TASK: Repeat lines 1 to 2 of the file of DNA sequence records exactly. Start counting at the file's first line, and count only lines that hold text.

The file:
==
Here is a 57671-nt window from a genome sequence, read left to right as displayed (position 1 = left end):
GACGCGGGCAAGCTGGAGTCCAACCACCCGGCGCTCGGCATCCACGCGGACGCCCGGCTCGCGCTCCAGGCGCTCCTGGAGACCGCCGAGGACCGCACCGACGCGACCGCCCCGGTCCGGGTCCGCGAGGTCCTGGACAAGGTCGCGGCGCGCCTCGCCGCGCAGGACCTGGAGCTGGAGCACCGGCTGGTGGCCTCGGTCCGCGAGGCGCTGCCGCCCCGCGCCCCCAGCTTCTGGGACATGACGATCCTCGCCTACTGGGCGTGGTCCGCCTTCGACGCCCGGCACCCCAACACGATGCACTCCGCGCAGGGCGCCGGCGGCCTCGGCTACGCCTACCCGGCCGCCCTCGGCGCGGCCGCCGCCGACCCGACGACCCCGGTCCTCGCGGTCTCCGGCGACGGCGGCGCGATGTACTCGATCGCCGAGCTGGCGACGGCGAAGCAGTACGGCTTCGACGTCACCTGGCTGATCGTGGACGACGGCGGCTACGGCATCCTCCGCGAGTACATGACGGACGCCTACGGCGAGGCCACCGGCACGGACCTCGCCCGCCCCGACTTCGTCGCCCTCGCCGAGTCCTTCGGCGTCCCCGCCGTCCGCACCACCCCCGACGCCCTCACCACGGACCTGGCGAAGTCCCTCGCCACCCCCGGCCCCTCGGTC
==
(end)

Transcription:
Here is a 57671-nt window from a genome sequence, read left to right as displayed (position 1 = left end):
GACGCGGGCAAGCTGGAGTCCAACCACCCGGCGCTCGGCATCCACGCGGACGCCCGGCTCGCGCTCCAGGCGCTCCTGGAGACCGCCGAGGACCGCACCGACGCGACCGCCCCGGTCCGGGTCCGCGAGGTCCTGGACAAGGTCGCGGCGCGCCTCGCCGCGCAGGACCTGGAGCTGGAGCACCGGCTGGTGGCCTCGGTCCGCGAGGCGCTGCCGCCCCGCGCCCCCAGCTTCTGGGACATGACGATCCTCGCCTACTGGGCGTGGTCCGCCTTCGACGCCCGGCACCCCAACACGATGCACTCCGCGCAGGGCGCCGGCGGCCTCGGCTACGCCTACCCGGCCGCCCTCGGCGCGGCCGCCGCCGACCCGACGACCCCGGTCCTCGCGGTCTCCGGCGACGGCGGCGCGATGTACTCGATCGCCGAGCTGGCGACGGCGAAGCAGTACGGCTTCGACGTCACCTGGCTGATCGTGGACGACGGCGGCTACGGCATCCTCCGCGAGTACATGACGGACGCCTACGGCGAGGCCACCGGCACGGACCTCGCCCGCCCCGACTTCGTCGCCCTCGCCGAGTCCTTCGGCGTCCCCGCCGTCCGCACCACCCCCGACGCCCTCACCACGGACCTGGCGAAGTCCCTCGCCACCCCCGGCCCCTCGGTC